The American Association of Suicidology (AAS) ranks suicide as the 10th leading cause of death in the US.  Suicide ranks as the 2nd leading cause of death for 15-34-year-olds (2018).  Notable rate increases from 2017: 16% increase from 2017 for 10-14 year olds and a 6.3% increase from 2017 for 55-64 year olds.

Important statistics from 2018:

  • 1.2 million suicide attempts
  • One attempt every 26 seconds
  • 25 Attempts for every death by suicide for nation
  • A recent (Cerel, 2019) research-based estimate suggests that for each death by suicide, 135 people are exposed or affected by it.
  • As many as 40-50% of the population have been exposed to suicide in their lifetime (Feigelman, et al., 2017).
  • The number of survivors of suicide loss in the U.S. is more than 5.4 million (1 of every 61 Americans in 2018).

Counseling Associates of the Four States understands that these statistics are difficult to digest. The pain of losing a loved one by suicide is excruciating.   We believe  that suicide is the result of a loss of hope. As a mental health provider, we know that the despair that many feel is temporary and if they can find hope,  they can rise out of that place of deep despair.  Often, the person does not want to die, they just want the pain to stop.  We are here to help anyone who is struggling with or knows someone who is struggling with this deep despair and needs hope that the pain can stop. 

If you, or someone you know are struggling with suicidal thoughts, please reach out to a mental health professional.  It is a myth that talking about suicide to someone will put that idea in their head.  Do not hesitate to be direct.  Discussing suicide in an open and caring way without judgement can give the person the first opportunity they have had to reach out for help.  Ask honest and compassionate questions, such as:

  • “I’ve noticed that you haven’t been yourself lately, is everything ok with you?”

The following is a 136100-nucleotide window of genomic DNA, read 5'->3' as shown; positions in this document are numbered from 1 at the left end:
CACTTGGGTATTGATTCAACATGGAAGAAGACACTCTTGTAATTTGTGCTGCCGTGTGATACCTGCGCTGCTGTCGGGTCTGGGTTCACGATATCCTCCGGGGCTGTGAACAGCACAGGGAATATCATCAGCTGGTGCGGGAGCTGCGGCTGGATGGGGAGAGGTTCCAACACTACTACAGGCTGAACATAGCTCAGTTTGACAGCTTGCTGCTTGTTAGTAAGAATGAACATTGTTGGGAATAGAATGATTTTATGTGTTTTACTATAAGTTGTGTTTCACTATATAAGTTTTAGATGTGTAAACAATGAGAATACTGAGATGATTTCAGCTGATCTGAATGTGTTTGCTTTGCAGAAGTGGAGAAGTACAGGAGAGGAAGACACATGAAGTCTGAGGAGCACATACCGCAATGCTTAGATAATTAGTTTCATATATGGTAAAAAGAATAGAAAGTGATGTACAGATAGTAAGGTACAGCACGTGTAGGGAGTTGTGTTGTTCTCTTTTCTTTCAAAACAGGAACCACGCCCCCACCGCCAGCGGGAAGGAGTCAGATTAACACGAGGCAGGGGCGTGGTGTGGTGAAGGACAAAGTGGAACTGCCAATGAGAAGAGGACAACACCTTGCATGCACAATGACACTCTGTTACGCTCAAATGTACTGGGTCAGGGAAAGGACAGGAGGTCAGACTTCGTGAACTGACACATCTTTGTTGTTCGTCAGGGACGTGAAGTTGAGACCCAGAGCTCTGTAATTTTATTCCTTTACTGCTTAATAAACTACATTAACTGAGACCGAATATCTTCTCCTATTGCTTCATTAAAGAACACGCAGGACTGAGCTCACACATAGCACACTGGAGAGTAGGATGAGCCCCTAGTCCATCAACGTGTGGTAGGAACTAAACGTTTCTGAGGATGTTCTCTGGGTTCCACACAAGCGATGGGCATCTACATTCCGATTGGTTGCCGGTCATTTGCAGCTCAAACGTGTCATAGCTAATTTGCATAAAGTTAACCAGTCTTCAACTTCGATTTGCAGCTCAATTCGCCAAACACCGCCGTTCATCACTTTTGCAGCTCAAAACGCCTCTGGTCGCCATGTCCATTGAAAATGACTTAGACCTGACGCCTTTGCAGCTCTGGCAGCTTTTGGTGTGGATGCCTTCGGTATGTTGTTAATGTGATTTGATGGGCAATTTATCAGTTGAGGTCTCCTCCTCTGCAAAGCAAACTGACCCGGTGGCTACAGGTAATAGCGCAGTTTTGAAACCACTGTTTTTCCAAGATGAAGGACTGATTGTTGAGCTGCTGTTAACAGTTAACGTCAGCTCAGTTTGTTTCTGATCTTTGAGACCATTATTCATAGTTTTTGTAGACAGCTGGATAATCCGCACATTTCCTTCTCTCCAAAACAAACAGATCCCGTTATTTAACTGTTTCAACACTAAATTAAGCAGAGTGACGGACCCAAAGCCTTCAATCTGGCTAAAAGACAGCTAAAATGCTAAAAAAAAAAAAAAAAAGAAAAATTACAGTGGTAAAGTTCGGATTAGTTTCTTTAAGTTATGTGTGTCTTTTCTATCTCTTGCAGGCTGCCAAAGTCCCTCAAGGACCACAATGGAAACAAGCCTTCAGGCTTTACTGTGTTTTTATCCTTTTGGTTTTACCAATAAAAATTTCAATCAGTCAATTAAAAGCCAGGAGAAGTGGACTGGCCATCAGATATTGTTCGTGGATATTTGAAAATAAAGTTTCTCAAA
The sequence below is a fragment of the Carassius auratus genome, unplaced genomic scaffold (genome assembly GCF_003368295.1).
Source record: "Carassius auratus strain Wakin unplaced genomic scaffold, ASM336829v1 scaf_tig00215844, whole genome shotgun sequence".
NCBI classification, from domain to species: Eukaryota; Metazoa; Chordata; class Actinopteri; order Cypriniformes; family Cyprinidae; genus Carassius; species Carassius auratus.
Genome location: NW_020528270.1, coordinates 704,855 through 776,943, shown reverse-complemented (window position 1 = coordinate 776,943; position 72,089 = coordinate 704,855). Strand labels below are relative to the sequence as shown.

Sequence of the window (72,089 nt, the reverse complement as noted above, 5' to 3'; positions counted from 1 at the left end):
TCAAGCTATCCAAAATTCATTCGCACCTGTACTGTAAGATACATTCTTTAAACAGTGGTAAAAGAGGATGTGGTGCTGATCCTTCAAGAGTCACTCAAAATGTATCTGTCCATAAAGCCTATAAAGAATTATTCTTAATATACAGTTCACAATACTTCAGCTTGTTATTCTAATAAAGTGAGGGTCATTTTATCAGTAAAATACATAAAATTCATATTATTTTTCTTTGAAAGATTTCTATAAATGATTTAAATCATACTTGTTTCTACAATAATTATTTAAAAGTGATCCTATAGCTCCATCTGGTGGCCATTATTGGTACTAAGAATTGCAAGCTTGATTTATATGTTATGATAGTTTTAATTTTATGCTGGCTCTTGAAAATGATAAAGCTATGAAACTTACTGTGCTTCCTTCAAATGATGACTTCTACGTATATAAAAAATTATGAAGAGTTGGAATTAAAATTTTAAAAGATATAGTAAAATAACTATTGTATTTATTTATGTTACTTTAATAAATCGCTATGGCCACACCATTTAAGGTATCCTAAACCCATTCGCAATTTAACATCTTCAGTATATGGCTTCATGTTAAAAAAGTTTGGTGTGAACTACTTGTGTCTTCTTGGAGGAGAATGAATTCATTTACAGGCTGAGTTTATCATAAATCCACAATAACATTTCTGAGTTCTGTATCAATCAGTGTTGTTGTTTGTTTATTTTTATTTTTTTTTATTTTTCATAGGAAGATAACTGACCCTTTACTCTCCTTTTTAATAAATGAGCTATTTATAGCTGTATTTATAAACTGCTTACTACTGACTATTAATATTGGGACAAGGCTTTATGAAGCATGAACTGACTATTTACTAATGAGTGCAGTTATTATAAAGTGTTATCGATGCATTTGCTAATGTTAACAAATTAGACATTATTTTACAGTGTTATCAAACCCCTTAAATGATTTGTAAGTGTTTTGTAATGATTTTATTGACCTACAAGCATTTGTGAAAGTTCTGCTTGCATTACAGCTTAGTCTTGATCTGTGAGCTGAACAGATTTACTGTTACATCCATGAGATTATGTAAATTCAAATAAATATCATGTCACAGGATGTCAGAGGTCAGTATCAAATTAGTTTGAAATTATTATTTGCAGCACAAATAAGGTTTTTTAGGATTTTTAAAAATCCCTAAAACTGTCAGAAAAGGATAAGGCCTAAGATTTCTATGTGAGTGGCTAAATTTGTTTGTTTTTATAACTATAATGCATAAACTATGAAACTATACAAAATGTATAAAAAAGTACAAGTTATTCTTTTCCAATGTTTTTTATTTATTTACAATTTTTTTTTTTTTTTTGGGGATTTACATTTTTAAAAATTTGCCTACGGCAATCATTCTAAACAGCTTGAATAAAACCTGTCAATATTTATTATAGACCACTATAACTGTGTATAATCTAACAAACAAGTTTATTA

• “I’m worried about you. I’m wondering if we can talk about what’s troubling you?”
  • “You’ve seemed really (down/sad/angry/unhappy) lately. I’m worried that you might be thinking of hurting yourself or suicide. Can we talk about this?”

Don’t try to deal with this alone.  Encourage the person to get professional help while you support them through this process.  If they don’t agree to seek professional help and you feel the immediate risk is high, you may need to contact emergency services on their behalf regardless of their wishes. 

Please note that Counseling Associates of the Four States, LLC does not provide emergency services at our clinic.  If you or a loved one is acutely suicidal, please go to your nearest emergency department or call 911.  Our office phone is answered Monday-Friday from 8:00 am-5:00 pm by administrative staff and not licensed professionals.  Your counselor may not be available during those hours for emergency calls, as our  providers are often in session and not available during all CAFS business hours. 

***Our social media pages are not monitored by licensed professionals or during non-business hours, so do not utilize these sources during an emergency.

Warning Signs of Acute Suicide Risk (per AAS website)

The following are not always communicated directly or outwardly:

  • Threatening to hurt or kill him or herself, or talking of wanting to hurt or kill him/herself; and or,
  • Looking for ways to kill him/herself by seeking access to firearms, available pills, or other means; and/or,
  • Talking or writing about death, dying or suicide, when these actions are out of the ordinary.
  • Increased substance (alcohol or drug) use
  • No reason for living; no sense of purpose in life
  • Anxiety, agitation, unable to sleep or sleeping all of the time
  • Feeling trapped – like there’s no way out
  • Hopelessness
  • Withdrawal from friends, family and society
  • Rage, uncontrolled anger, seeking revenge
  • Acting reckless or engaging in risky activities, seemingly without thinking
  • Dramatic mood changes
  • Giving away prized possessions or seeking long-term care for pets

Crisis Resources

Local Crisis Services – Ozark Center Joplin, MO

Call 417.347.7720 or 800.247.0661 to speak to a mental health professional.

Ozark Center Crisis Intervention Services offers 24/7 support to people of all ages and backgrounds who are experiencing a personal, emotional or mental health crisis. Individuals can receive private, caring assessments and evaluations through:

  • Brief phone consultation or counseling
  • Messaging service
  • Face-to-face intervention

Translation and TTY/TDD services are available.
For messaging service, text REGISTER to 720-7-TXTOZK (720.789.8695).
Ozark Center Crisis Services include:

  • 24-hour help line, brief phone counseling, education, information and referrals
  • 24-hour messaging service available via text message or web interface
  • Face-to-face mobile response team assessment and evaluation